Sometimes, it is difficult to diagnose diseases. If you are ill, and your symptoms don’t fall into the known categories, doctors will need time to understand what’s the matter and how to treat you. But what if they could work faster?
Modern big data analytics solutions hold the potential to speed up the process and provide faster diagnosis and more precise treatment.
The development of precision medicine aims at enabling the offering of precise and effective treatment of each individual’s disease. Precision medicine holds the potential to change how we treat patients and how healthcare services are delivered. More precise medical treatment can mean higher recovery rates and less side-effects of treatment.
“Precision medicine is a medical model that proposes the customisation of healthcare, with medical decisions, practices, or products being tailored to the individual patient. Customisation of medicine to individuals means taking into account all relevant sources of information, from biomarkers to social attributes.”
How to make precision medicine possible
Recent developments in technologies like informatics, biomolecular science, gene sequencing and medical imaging increasingly allow tailoring of clinical decisions, practices and products to the individual patient.
Beyond offering treatment based on averages from controlled studies, the patients can receive treatment based on experiences from the treatment of similar patients. This approach is achieved by collecting large amounts of data, from biomarkers to environmental factors, making them available for analysis and bringing the synthesis to the point of care.
Precision medicine is not just a technical venture, it also challenges traditional workflows in healthcare. Smart organization of knowledge and data is necessary for providing effective and safe healthcare services as the amount of new knowledge exceeds the individual capacity of clinicians and healthcare providers.
The necessary infrastructure must be developed to facilitate all aspects of data capture, analysis and application, including sharing and secondary use of data. Financial incentives must be adjusted to promote investments on all levels that provide an overall positive socio-economic effect, and the regulatory framework must be updated to balance healthcare outcomes with privacy risk in the current and future technological setting.
The transition towards precision medicine requires involvement of and contributions from a broad range of stakeholders, including politicians, practitioners, patient groups, academia and industry. In order to involve all these in the development and implementation of new solutions and smarter ways of working, there is a particular need for the establishment of secure platforms that can give external partners controlled access to de-identified data.
DNV GL’s engagement in precision medicine
DNV GL has an engagement to improve safety and quality in healthcare. Working to enable precision medicine in clinical work contributes to this goal.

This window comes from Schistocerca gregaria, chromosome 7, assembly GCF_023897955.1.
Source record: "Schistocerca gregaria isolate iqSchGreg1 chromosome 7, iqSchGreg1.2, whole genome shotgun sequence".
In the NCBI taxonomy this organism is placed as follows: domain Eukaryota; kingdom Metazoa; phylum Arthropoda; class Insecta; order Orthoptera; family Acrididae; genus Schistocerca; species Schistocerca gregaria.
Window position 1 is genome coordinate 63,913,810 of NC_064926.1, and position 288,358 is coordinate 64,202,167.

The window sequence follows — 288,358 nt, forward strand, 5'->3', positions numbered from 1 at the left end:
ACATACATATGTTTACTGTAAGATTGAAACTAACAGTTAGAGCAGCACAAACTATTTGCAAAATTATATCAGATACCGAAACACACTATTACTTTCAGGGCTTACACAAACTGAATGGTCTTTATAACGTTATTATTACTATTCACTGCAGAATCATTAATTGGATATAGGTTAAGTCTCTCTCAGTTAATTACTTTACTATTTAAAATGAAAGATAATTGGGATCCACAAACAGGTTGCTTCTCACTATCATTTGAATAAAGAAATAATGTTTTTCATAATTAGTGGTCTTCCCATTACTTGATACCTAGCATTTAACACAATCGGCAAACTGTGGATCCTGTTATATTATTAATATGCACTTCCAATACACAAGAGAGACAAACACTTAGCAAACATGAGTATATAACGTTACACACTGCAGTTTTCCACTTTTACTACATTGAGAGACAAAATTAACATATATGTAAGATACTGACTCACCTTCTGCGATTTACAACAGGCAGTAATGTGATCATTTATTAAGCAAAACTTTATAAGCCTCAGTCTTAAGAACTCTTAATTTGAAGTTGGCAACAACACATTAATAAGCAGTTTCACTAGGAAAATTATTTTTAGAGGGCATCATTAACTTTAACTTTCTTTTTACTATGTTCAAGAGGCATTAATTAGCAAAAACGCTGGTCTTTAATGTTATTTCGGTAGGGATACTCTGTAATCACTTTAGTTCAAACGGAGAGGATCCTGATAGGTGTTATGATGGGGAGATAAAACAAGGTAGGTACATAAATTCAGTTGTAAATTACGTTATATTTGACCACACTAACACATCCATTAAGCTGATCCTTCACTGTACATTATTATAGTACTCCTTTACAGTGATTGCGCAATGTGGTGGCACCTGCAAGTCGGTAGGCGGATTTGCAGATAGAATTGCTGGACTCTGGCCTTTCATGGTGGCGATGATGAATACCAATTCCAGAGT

DNV GL's Precision Medicine team works with partners to build trust through process and data assurance, data governance, and the facilitation of secure sharing of data, to enable the successful implementation of precision medicine in clinical practice.
Over the past few years, DNV GL has contributed knowledge and expertise into several research projects, next-generation sequencing and even precision medicine prototypes to enable better and secure sharing of data between healthcare institutions.
Explains Bobbie Ray-Sannerud, programme director for the healthcare programme in DNV GL Group Technology and Research (GTR):
“The transition of Next-Generation sequencing (NGS) technology from research to diagnostics in the clinic is a process which has proven difficult. Misunderstanding key results or limitations can lead to incorrect therapeutic decisions, directly impacting patient safety. The precision medicine program at GTR has the mission to act as a key component in building DNV GL’s credibility and acceptance in the wider digital health space by developing knowledge, technologies, and business models that contribute to the safe and sustainable clinical implementation of precision medicine to improve the quality of care for the benefit of patients.”
Big Data in Medicine
Hence, DNV GL has been involved in the Big Data in Medicine (BigMed) project together with Oslo University Hospital and other academic and industry partners. The project aims to promote development, technology and services with advanced computer science, and to lay a foundation for implementing precision medicine and big data analytics in healthcare through ICT solutions.
BigMed has dedicated a work package to genomics and data sharing. As part of this work, DNV GL has worked with project partners to develop the Trusted Variant eXchange (TVX) demonstrator. The TVX enables labs to manage and quality control their variant classifications. They can share these classifications, and the evidence behind them, with trusted partners in a secure environment, while maintaining control of their data. TVX continuously tracks discordances in classifications, and alerts labs to these events.
Nordic Alliance for Clinical Genomics
DNV GL is also one of the founding partners and secretariat for The Nordic Alliance for Clinical Genomics (NACG), an independent, non-governmental, not for-profit association with the mission to work together to learn from each other to lift performance standards. NACG has the aim at responsible sharing of trustworthy data for improved diagnosis and treatment, and as a resource for research. The latest outcome of this initiative is a report on clinical reporting of NGS data.
Want to learn more about the foundational work DNV GL and partners are doing on to enable precision medicine in healthcare?